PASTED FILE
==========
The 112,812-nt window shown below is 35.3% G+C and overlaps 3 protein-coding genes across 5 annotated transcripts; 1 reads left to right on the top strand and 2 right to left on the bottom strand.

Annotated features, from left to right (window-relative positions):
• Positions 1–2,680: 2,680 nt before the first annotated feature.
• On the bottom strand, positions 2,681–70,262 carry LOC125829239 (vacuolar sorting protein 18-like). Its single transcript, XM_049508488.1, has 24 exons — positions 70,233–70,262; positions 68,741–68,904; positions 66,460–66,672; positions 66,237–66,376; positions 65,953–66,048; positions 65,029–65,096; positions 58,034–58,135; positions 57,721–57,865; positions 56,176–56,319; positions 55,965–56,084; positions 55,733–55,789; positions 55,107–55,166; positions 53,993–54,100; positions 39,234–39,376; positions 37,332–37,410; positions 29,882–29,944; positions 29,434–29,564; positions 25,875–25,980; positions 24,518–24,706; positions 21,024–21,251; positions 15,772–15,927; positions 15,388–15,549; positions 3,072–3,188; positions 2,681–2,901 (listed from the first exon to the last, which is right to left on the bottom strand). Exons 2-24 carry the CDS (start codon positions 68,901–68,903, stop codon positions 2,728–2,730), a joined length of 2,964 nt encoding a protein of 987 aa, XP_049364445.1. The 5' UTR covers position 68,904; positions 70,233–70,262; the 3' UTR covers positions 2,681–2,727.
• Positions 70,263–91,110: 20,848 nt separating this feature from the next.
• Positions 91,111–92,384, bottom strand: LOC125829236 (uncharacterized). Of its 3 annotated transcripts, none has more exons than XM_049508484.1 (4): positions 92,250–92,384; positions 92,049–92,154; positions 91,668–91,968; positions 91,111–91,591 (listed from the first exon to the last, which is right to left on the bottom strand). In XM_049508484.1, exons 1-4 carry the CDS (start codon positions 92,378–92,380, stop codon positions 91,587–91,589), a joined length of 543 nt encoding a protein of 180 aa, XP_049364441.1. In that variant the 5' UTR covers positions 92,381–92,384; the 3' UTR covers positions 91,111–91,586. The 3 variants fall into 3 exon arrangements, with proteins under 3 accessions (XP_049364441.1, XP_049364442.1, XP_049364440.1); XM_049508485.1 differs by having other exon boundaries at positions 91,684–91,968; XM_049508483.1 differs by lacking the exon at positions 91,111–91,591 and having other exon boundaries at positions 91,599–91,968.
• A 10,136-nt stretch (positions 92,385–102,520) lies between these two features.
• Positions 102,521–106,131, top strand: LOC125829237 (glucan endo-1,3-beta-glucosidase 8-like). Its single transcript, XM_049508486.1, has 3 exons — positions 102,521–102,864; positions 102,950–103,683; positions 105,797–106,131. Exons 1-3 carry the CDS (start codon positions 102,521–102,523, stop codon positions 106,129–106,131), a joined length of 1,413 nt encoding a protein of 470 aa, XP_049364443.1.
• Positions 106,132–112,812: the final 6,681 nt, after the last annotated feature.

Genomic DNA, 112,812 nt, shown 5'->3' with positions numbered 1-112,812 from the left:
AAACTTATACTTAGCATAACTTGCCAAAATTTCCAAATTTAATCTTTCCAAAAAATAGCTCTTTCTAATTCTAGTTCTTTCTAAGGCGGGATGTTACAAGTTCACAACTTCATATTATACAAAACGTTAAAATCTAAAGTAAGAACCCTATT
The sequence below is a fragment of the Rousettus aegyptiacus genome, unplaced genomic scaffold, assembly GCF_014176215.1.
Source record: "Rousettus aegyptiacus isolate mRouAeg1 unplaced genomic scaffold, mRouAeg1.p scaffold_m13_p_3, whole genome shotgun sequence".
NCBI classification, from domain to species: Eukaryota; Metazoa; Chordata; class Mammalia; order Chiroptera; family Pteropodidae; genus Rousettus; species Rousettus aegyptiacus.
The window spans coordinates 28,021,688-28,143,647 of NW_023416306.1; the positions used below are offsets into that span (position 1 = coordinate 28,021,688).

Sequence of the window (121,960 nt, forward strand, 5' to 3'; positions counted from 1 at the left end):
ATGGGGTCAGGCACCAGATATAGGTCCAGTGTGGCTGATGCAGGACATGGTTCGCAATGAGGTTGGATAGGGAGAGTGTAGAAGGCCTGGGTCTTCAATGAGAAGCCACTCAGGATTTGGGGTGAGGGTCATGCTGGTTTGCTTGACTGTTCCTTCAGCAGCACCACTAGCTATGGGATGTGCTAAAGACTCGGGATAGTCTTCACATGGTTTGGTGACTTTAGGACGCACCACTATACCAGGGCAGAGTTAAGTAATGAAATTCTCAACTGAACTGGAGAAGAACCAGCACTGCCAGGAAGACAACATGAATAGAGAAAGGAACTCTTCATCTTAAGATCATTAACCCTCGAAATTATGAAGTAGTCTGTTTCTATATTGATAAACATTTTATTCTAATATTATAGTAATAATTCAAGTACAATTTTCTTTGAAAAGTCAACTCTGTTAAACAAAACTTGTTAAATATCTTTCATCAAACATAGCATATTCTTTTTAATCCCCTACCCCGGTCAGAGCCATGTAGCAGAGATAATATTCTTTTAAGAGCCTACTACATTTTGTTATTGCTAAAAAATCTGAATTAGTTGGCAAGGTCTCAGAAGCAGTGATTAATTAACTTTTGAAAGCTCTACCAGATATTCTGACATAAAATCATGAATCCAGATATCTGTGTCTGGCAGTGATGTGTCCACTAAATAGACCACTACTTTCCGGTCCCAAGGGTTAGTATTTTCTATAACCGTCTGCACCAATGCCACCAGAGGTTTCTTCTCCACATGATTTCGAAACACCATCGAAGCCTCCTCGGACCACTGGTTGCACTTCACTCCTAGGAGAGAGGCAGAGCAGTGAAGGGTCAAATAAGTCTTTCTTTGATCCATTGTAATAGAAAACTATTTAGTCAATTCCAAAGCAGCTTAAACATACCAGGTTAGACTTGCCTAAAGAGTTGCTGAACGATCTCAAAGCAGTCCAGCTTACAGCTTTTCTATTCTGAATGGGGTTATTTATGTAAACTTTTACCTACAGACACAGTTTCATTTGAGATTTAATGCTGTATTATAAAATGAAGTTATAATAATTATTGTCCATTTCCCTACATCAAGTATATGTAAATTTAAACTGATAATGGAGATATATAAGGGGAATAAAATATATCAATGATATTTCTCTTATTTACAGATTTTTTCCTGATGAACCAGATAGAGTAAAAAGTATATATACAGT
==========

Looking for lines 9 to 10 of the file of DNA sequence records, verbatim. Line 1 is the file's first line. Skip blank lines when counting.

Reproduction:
• Positions 106,132–112,812: the final 6,681 nt, after the last annotated feature.

Genomic DNA, 112,812 nt, shown 5'->3' with positions numbered 1-112,812 from the left: